Mobile apps are big business, which is why nearly everyone in the digital space wants a piece of the pie.
Despite the general excitement about creating apps, however, making a business out of an app isn't easy. Just like any other type of a business you may start, there are challenges to overcome, especially if you want to make money. And, who doesn't?
Challenge 1: High Failure Rate of Innovation
The app stores are still somewhat new, and many app ideas tend to be innovative and unexplored. Innovation and differentiation are not only what investors want to see out of a product or service, but also help your product stand out from the crowd. Innovation also carries extra risk. When you are innovating, you are experimenting with whether your innovation will work as promised, and whether the way it works will be something that meets and exceeds expectations when users interact with it in real-world settings.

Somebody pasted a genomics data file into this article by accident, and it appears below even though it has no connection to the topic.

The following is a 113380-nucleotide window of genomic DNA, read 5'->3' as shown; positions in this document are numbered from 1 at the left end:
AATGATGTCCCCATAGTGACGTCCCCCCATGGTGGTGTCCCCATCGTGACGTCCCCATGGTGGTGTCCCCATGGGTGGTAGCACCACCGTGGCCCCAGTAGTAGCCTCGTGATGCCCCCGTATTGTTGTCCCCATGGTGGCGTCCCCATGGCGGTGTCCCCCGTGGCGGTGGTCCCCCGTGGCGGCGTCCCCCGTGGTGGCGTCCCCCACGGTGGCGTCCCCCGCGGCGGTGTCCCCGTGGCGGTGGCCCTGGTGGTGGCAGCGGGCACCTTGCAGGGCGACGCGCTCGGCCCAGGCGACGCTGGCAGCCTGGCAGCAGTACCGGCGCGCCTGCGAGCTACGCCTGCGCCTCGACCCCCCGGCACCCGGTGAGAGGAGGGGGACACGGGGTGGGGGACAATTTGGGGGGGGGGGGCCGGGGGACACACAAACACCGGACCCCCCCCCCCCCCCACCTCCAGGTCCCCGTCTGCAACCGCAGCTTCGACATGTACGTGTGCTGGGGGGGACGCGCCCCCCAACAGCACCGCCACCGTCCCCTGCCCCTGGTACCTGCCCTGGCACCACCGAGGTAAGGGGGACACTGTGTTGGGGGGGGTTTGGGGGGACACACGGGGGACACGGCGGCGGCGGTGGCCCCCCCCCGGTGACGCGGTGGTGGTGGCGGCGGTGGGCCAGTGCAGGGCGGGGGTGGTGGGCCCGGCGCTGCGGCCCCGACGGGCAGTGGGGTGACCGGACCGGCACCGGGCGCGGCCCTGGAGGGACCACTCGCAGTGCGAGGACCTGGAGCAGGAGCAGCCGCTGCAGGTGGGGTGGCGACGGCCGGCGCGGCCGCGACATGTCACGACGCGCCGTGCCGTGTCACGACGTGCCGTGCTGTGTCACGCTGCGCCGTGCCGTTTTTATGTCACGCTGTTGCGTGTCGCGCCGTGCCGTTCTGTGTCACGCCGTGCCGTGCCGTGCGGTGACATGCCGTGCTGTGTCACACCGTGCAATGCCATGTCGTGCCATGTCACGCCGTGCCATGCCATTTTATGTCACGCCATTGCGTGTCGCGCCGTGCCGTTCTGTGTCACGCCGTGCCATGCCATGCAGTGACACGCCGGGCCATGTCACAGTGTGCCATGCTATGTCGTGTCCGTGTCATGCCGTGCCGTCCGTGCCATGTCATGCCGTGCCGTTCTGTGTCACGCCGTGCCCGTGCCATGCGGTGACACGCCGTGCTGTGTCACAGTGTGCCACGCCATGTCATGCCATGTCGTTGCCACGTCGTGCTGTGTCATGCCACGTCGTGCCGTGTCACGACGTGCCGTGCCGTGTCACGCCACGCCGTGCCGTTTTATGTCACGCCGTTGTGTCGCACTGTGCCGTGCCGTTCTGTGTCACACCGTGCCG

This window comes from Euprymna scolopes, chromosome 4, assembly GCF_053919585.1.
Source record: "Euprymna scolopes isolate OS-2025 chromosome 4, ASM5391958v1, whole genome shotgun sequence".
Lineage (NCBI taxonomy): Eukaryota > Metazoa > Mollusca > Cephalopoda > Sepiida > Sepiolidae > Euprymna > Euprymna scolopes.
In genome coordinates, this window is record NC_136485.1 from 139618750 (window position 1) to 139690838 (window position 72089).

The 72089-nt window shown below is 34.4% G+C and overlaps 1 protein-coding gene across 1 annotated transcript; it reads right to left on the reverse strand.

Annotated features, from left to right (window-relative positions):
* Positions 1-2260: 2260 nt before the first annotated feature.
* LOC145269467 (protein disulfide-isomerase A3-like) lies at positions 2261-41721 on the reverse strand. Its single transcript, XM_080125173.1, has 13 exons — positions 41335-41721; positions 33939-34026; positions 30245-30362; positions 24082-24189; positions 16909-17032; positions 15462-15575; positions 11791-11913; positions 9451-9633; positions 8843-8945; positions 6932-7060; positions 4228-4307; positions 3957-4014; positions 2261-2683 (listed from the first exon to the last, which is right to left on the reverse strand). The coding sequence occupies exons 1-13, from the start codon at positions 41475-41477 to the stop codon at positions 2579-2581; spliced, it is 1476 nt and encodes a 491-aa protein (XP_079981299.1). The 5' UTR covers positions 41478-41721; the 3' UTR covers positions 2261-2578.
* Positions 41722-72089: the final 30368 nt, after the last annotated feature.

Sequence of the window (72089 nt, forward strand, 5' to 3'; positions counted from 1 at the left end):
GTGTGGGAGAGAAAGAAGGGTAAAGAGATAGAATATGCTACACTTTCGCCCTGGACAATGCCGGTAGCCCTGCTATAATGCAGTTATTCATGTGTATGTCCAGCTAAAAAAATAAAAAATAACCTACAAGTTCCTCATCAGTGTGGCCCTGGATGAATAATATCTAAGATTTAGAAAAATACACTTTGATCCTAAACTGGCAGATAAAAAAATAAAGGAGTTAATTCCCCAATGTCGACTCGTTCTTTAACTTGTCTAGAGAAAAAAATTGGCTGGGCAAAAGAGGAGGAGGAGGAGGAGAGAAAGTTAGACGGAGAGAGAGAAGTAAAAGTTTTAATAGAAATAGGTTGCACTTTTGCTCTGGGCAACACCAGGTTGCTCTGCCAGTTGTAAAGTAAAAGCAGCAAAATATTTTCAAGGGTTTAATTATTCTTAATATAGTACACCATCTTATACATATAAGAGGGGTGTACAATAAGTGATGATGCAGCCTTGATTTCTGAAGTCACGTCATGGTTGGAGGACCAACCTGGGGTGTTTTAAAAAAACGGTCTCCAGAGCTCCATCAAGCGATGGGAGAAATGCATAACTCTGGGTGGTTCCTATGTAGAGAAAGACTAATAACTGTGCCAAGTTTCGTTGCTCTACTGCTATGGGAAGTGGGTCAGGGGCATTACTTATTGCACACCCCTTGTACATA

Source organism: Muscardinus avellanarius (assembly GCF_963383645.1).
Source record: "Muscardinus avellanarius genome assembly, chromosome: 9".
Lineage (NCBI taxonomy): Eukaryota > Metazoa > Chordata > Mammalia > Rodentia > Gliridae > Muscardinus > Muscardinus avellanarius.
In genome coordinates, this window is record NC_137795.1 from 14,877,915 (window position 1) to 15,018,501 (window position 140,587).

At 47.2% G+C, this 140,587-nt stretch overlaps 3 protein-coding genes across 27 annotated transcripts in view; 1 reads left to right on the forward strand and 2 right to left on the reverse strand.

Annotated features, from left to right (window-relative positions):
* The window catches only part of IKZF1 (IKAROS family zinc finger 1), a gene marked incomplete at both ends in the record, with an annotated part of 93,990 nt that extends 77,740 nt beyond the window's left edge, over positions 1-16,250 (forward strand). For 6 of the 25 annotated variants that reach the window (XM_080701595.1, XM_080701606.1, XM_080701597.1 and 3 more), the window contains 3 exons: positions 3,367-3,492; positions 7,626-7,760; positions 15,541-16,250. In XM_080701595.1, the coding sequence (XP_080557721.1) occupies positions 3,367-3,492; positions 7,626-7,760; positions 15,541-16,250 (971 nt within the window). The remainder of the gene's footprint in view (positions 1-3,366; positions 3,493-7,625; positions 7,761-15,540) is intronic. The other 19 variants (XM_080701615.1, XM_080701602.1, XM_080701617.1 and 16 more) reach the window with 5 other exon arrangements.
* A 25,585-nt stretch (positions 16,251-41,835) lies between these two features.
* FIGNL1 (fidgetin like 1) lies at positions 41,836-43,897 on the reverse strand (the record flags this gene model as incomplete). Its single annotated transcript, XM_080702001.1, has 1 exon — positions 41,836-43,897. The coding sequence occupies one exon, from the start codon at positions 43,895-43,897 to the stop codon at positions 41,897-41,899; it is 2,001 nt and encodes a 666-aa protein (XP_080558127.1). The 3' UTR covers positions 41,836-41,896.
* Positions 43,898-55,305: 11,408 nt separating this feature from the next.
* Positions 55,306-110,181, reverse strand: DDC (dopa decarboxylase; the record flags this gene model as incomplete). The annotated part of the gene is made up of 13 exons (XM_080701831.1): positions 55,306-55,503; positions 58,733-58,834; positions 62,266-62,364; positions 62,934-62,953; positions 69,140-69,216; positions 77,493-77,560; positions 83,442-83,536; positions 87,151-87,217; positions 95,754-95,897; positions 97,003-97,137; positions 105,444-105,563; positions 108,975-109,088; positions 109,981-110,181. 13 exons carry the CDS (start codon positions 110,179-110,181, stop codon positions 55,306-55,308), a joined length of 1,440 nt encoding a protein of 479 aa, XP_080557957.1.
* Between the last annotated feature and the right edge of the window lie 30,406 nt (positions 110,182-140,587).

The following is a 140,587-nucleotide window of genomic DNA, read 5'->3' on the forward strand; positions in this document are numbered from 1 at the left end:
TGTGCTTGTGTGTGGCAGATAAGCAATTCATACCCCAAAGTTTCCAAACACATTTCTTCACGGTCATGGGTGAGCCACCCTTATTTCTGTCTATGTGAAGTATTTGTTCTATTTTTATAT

Unfortunately, even some of the top product designers don't always correctly predict whether a certain app will be a success or not. The only solution for this, if you do accept the additional risk associated with an innovative product, is to iterate on the product once it had been launched, and continuously try to improve the product. Technology seldom works correctly from the first try. Typically, it needs to be iteratively refined after launch.
Challenge 2: Building the Product
If you do decide to face the risks and move forward to create the app, the immediate challenge becomes to actually create that app. There are two immediate skill sets needed to create a good app. The first skill needed for most apps is design. And the second skill needed is the ability to code the actual app.
Considering the high failure rate of innovative products, in most cases it is better that people either learn to code the apps on their own, or find technical partners who can create the apps. This would be the lowest-cost approach.